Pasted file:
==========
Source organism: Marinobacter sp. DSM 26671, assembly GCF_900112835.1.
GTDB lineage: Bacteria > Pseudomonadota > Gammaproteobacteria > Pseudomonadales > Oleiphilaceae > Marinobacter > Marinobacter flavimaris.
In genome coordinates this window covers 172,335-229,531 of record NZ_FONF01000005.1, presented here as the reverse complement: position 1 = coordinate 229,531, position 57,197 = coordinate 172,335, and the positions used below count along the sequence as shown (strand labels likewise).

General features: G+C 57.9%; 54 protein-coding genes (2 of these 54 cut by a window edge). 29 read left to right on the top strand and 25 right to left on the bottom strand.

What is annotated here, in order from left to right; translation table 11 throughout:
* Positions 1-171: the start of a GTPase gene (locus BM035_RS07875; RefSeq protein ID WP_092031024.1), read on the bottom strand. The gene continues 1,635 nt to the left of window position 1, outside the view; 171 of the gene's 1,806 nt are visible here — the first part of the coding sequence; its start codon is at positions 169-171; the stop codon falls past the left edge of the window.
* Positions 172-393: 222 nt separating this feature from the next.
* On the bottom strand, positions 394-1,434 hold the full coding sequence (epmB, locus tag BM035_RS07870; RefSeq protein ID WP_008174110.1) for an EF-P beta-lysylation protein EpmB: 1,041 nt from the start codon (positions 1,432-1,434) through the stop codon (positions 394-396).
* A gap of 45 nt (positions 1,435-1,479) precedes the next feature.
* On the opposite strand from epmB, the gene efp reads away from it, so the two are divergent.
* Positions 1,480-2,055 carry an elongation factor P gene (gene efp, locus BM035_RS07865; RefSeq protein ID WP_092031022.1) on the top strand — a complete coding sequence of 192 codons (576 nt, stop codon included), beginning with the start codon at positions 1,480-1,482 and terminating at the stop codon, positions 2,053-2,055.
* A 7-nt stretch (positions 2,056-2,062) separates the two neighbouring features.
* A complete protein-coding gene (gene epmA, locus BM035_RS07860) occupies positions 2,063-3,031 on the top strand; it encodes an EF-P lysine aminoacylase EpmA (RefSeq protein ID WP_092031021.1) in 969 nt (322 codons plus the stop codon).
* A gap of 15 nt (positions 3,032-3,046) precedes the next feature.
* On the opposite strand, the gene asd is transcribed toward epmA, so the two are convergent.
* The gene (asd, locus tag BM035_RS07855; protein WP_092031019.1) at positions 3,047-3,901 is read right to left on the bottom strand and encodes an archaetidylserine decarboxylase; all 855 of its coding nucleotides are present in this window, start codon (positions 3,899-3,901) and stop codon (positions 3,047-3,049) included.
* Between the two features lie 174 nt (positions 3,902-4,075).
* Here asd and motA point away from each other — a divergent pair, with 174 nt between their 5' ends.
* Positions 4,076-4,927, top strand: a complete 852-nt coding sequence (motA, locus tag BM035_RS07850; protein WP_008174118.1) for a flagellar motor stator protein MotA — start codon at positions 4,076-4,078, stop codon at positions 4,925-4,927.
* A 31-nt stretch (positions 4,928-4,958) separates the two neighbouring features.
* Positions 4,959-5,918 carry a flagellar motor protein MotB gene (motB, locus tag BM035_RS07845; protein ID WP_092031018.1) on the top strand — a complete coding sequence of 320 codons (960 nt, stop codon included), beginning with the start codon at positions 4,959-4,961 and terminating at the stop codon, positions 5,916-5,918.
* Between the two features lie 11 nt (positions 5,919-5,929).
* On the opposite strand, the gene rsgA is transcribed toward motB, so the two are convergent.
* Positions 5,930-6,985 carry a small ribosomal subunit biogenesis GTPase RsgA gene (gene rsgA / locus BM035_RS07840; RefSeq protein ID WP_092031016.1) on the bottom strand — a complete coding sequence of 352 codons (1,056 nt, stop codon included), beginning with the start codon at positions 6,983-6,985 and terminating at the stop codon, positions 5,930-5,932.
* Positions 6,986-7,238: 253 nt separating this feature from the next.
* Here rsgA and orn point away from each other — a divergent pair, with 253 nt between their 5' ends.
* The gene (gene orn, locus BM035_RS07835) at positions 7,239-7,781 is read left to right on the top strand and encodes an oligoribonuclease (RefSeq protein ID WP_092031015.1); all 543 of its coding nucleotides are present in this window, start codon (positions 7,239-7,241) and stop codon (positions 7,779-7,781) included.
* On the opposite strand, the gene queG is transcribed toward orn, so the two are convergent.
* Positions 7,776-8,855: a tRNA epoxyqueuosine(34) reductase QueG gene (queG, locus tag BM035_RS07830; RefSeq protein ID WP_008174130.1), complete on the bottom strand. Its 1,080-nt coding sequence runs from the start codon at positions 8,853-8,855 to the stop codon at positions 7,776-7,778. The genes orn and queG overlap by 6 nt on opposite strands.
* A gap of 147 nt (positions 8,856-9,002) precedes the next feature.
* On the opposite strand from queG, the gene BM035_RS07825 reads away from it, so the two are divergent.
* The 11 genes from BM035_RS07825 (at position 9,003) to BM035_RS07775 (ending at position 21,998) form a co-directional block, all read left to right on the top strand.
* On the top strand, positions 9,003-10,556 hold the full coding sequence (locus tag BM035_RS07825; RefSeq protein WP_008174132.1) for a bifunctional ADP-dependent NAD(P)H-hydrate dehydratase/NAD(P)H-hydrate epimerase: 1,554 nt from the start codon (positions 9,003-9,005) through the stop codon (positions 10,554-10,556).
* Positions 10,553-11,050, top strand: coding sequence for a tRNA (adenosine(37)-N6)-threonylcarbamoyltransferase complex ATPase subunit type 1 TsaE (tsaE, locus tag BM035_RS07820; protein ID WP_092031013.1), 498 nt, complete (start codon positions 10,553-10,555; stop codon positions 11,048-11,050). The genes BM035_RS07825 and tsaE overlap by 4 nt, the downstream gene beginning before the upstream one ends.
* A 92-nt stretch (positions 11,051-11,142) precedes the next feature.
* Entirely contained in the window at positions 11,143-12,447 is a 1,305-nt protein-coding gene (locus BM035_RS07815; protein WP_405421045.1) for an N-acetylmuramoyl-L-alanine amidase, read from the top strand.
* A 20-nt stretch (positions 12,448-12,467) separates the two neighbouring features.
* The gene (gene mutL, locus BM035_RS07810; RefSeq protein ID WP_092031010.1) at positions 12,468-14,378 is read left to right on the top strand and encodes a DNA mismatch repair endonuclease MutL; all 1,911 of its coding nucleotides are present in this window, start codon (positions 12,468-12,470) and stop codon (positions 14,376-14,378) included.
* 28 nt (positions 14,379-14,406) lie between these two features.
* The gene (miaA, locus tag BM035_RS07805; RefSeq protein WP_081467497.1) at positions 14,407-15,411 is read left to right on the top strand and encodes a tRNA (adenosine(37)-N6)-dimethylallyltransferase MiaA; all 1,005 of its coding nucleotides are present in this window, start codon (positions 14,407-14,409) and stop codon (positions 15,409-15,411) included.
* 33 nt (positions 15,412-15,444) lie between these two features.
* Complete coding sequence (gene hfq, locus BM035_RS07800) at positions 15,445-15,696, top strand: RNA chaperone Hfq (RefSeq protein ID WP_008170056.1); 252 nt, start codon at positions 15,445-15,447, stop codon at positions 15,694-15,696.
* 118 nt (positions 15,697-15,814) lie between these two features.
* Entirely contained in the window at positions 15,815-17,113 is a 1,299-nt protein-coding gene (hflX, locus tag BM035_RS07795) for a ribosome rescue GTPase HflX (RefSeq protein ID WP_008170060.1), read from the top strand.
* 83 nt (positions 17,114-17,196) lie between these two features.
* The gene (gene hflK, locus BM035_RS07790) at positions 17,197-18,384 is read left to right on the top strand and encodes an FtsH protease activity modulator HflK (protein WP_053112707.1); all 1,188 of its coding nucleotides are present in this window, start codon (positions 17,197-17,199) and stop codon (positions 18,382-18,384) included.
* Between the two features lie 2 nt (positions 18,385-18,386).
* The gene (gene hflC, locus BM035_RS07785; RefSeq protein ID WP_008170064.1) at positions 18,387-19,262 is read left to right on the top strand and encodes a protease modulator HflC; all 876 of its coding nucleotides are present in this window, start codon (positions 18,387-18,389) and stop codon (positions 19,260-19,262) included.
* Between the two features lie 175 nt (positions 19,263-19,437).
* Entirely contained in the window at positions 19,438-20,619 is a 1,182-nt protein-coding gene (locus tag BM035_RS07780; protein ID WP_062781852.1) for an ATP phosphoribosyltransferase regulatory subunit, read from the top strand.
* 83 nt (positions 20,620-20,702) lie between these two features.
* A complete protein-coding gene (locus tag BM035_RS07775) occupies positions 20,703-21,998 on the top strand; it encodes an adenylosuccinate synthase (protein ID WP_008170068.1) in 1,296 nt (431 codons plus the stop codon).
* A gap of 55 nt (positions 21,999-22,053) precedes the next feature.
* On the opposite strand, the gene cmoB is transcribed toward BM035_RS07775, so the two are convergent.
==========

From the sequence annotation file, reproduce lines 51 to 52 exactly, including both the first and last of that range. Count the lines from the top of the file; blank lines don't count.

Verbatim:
* 83 nt (positions 20,620-20,702) lie between these two features.
* A complete protein-coding gene (locus tag BM035_RS07775) occupies positions 20,703-21,998 on the top strand; it encodes an adenylosuccinate synthase (protein ID WP_008170068.1) in 1,296 nt (431 codons plus the stop codon).